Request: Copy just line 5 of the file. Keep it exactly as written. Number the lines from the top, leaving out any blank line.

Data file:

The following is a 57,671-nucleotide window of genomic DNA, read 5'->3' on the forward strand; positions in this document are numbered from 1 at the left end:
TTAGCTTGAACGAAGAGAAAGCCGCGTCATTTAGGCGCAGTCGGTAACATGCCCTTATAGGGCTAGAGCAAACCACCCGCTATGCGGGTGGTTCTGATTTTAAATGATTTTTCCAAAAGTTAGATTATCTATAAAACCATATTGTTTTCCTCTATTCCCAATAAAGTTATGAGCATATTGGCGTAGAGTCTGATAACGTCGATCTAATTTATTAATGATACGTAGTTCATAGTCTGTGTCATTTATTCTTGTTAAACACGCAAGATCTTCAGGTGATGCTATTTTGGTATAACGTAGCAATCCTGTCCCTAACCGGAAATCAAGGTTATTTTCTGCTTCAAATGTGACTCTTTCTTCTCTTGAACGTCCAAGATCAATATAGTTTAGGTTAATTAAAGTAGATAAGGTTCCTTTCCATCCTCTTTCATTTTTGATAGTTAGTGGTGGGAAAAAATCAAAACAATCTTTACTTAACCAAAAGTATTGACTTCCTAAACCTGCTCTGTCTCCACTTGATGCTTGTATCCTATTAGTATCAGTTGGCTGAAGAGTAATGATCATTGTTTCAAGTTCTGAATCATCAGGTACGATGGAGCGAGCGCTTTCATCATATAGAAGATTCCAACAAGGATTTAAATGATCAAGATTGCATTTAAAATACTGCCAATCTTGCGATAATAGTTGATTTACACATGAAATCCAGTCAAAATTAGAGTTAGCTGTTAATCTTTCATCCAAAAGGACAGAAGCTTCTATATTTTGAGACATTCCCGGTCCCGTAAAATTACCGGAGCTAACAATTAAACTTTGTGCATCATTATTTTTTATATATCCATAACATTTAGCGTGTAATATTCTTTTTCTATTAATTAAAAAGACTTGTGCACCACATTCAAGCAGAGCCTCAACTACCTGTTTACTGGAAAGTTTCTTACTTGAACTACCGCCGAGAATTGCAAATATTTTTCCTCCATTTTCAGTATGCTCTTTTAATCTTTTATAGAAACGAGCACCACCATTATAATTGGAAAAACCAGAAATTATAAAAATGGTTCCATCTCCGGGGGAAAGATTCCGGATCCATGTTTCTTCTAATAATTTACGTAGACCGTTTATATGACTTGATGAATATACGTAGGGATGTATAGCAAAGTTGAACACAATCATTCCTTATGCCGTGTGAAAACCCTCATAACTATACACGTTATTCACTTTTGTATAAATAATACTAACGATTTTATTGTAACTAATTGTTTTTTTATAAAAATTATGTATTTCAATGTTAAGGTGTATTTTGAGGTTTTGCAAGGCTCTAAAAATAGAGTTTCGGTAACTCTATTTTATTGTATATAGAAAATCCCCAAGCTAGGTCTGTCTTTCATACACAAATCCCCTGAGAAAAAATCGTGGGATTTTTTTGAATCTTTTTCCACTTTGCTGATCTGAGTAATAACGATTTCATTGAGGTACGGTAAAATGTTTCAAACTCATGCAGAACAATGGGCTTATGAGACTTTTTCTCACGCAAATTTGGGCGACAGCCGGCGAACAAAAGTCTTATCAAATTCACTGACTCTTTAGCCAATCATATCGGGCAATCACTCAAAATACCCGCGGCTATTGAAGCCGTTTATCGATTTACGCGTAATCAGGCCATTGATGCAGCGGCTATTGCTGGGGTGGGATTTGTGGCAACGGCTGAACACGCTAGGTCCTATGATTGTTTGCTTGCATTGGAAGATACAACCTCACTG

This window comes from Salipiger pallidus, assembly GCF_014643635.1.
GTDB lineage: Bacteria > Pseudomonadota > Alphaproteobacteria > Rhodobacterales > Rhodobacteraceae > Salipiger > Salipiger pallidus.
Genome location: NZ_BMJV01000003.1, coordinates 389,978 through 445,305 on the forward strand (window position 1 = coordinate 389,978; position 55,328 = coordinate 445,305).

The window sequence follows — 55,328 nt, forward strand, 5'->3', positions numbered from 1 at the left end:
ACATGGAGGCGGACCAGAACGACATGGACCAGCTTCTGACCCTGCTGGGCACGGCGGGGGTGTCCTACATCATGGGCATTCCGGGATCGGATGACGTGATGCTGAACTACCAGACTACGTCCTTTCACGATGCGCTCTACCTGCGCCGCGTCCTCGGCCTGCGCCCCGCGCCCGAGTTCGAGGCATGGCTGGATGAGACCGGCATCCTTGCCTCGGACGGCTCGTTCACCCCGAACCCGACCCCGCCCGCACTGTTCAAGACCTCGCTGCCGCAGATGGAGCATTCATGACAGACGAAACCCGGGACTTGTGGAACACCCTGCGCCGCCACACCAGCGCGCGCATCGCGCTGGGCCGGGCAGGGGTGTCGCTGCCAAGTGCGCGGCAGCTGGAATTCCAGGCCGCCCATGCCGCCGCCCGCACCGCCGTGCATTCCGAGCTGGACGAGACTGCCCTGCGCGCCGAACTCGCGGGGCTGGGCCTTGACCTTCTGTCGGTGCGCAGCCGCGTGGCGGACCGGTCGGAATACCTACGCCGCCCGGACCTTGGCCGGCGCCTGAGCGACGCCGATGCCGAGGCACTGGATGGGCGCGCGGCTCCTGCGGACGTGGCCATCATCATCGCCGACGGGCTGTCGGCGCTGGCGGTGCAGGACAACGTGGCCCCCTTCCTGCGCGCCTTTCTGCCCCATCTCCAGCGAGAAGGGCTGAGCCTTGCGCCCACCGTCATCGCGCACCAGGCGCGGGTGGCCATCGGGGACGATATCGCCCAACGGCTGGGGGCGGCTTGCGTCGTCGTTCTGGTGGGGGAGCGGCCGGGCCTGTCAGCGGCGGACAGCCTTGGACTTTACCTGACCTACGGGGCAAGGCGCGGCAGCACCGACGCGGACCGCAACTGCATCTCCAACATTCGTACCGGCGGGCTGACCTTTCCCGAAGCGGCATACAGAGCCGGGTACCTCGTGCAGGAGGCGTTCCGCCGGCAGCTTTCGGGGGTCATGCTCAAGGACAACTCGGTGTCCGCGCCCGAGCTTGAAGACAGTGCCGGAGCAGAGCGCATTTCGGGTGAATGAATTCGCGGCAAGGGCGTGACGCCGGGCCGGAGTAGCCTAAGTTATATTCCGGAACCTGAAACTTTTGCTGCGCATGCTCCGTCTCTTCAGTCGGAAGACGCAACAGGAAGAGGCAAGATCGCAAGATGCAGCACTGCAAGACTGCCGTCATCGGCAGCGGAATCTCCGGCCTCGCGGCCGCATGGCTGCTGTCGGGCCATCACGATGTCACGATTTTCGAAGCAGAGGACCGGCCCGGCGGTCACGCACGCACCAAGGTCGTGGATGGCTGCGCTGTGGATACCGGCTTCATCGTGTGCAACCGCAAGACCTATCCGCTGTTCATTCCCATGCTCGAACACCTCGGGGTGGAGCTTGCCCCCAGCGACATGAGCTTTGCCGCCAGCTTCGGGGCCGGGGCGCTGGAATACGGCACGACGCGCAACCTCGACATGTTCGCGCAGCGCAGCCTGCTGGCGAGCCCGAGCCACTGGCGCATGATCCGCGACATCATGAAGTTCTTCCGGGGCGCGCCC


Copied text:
Genome location: NZ_BMJV01000003.1, coordinates 389,978 through 445,305 on the forward strand (window position 1 = coordinate 389,978; position 55,328 = coordinate 445,305).